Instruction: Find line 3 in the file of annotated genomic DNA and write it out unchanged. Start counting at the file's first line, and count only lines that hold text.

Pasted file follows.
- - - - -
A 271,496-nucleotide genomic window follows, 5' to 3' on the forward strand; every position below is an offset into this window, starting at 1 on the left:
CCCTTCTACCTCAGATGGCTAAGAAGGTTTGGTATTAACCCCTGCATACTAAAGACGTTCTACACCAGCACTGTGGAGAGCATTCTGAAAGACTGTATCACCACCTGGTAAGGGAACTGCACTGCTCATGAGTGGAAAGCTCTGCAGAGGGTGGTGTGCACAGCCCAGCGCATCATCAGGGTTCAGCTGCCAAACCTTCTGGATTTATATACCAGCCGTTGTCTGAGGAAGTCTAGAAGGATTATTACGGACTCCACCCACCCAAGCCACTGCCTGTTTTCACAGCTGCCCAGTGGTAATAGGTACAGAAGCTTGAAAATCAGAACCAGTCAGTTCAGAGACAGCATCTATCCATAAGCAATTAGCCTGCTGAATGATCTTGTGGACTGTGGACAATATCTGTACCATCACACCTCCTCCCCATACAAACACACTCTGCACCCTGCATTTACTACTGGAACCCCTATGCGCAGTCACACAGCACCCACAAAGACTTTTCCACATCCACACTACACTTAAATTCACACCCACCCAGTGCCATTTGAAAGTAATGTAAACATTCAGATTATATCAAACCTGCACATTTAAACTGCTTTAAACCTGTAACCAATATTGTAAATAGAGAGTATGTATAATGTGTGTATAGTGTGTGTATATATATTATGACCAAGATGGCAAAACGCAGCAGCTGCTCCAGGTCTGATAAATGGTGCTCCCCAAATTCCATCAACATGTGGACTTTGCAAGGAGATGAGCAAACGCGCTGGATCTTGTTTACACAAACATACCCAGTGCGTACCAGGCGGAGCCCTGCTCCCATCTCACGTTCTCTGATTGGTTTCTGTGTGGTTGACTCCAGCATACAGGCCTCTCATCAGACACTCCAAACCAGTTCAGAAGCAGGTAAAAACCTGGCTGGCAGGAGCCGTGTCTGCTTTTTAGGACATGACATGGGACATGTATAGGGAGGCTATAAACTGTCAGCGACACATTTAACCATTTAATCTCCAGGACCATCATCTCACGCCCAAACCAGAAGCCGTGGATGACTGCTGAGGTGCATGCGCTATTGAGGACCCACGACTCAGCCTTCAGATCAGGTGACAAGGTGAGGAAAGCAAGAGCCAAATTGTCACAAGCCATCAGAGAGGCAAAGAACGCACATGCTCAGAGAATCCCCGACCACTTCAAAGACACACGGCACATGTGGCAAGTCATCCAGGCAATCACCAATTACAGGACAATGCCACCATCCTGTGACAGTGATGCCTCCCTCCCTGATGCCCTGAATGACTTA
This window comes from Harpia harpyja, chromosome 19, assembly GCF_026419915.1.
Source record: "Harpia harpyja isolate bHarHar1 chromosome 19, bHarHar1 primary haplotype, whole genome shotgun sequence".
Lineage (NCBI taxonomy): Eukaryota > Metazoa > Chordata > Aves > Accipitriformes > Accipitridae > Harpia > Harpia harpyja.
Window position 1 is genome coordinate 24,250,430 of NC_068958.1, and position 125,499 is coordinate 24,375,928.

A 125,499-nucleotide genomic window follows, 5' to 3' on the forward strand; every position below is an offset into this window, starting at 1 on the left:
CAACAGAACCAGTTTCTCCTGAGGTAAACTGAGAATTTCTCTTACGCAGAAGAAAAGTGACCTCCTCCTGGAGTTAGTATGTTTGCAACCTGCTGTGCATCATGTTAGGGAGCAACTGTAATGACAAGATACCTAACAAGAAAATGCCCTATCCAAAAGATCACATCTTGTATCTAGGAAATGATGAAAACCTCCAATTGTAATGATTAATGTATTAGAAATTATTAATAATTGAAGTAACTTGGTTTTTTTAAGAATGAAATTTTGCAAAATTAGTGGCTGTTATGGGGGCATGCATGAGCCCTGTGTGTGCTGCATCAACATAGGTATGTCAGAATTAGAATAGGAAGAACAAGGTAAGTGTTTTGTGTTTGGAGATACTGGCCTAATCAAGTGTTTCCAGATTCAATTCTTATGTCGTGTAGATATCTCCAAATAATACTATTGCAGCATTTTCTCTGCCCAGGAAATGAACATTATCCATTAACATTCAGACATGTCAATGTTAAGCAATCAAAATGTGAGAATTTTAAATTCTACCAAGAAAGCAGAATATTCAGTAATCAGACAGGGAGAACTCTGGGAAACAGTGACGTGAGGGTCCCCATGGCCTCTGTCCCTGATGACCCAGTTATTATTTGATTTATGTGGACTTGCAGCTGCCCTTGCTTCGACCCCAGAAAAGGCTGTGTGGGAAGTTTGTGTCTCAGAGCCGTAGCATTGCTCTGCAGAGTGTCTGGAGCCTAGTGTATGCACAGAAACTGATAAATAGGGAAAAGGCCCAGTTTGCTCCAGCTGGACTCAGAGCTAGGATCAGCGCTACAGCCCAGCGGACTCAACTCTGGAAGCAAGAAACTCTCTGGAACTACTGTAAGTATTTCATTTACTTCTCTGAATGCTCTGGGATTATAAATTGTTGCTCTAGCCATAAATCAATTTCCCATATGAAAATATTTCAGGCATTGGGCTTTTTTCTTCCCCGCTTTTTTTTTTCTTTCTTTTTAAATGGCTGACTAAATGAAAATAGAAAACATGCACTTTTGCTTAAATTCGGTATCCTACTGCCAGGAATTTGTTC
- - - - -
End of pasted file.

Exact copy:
This window comes from Harpia harpyja, chromosome 19, assembly GCF_026419915.1.